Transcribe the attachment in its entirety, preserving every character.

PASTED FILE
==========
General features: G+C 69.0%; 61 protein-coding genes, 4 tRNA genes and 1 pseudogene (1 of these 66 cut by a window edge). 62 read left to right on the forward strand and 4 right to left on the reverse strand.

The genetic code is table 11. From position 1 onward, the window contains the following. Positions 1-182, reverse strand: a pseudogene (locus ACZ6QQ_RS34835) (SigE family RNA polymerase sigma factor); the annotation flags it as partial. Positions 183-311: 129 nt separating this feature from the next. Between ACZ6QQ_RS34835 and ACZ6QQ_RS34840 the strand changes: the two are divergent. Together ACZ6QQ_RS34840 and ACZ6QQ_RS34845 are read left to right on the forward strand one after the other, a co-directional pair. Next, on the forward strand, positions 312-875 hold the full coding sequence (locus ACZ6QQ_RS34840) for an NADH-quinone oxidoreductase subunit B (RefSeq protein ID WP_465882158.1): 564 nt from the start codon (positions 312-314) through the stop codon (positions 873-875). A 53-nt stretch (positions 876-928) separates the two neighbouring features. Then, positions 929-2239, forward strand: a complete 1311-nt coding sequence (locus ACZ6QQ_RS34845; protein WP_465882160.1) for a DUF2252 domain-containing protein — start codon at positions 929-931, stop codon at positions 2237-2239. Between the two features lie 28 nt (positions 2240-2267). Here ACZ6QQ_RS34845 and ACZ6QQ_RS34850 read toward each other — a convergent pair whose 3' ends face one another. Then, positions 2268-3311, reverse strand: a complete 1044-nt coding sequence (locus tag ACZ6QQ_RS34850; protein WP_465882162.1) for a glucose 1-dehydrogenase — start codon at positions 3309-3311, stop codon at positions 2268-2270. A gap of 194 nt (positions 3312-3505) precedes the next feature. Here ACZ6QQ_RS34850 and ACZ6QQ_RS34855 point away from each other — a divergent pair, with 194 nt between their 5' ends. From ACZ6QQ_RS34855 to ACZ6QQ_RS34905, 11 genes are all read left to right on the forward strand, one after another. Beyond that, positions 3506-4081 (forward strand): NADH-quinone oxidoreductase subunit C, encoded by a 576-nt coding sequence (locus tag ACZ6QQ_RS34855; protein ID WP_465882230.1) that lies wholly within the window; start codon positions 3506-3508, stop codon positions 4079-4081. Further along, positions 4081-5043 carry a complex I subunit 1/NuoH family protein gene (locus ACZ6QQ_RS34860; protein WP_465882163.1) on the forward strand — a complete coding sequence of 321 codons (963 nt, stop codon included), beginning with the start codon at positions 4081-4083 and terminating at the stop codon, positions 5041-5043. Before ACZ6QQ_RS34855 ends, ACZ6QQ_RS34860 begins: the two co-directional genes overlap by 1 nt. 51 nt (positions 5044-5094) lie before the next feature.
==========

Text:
General features: G+C 69.0%; 61 protein-coding genes, 4 tRNA genes and 1 pseudogene (1 of these 66 cut by a window edge). 62 read left to right on the forward strand and 4 right to left on the reverse strand.

The genetic code is table 11. From position 1 onward, the window contains the following. Positions 1-182, reverse strand: a pseudogene (locus ACZ6QQ_RS34835) (SigE family RNA polymerase sigma factor); the annotation flags it as partial. Positions 183-311: 129 nt separating this feature from the next. Between ACZ6QQ_RS34835 and ACZ6QQ_RS34840 the strand changes: the two are divergent. Together ACZ6QQ_RS34840 and ACZ6QQ_RS34845 are read left to right on the forward strand one after the other, a co-directional pair. Next, on the forward strand, positions 312-875 hold the full coding sequence (locus ACZ6QQ_RS34840) for an NADH-quinone oxidoreductase subunit B (RefSeq protein ID WP_465882158.1): 564 nt from the start codon (positions 312-314) through the stop codon (positions 873-875). A 53-nt stretch (positions 876-928) separates the two neighbouring features. Then, positions 929-2239, forward strand: a complete 1311-nt coding sequence (locus ACZ6QQ_RS34845; protein WP_465882160.1) for a DUF2252 domain-containing protein — start codon at positions 929-931, stop codon at positions 2237-2239. Between the two features lie 28 nt (positions 2240-2267). Here ACZ6QQ_RS34845 and ACZ6QQ_RS34850 read toward each other — a convergent pair whose 3' ends face one another. Then, positions 2268-3311, reverse strand: a complete 1044-nt coding sequence (locus tag ACZ6QQ_RS34850; protein WP_465882162.1) for a glucose 1-dehydrogenase — start codon at positions 3309-3311, stop codon at positions 2268-2270. A gap of 194 nt (positions 3312-3505) precedes the next feature. Here ACZ6QQ_RS34850 and ACZ6QQ_RS34855 point away from each other — a divergent pair, with 194 nt between their 5' ends. From ACZ6QQ_RS34855 to ACZ6QQ_RS34905, 11 genes are all read left to right on the forward strand, one after another. Beyond that, positions 3506-4081 (forward strand): NADH-quinone oxidoreductase subunit C, encoded by a 576-nt coding sequence (locus tag ACZ6QQ_RS34855; protein ID WP_465882230.1) that lies wholly within the window; start codon positions 3506-3508, stop codon positions 4079-4081. Further along, positions 4081-5043 carry a complex I subunit 1/NuoH family protein gene (locus ACZ6QQ_RS34860; protein WP_465882163.1) on the forward strand — a complete coding sequence of 321 codons (963 nt, stop codon included), beginning with the start codon at positions 4081-4083 and terminating at the stop codon, positions 5041-5043. Before ACZ6QQ_RS34855 ends, ACZ6QQ_RS34860 begins: the two co-directional genes overlap by 1 nt. 51 nt (positions 5044-5094) lie before the next feature.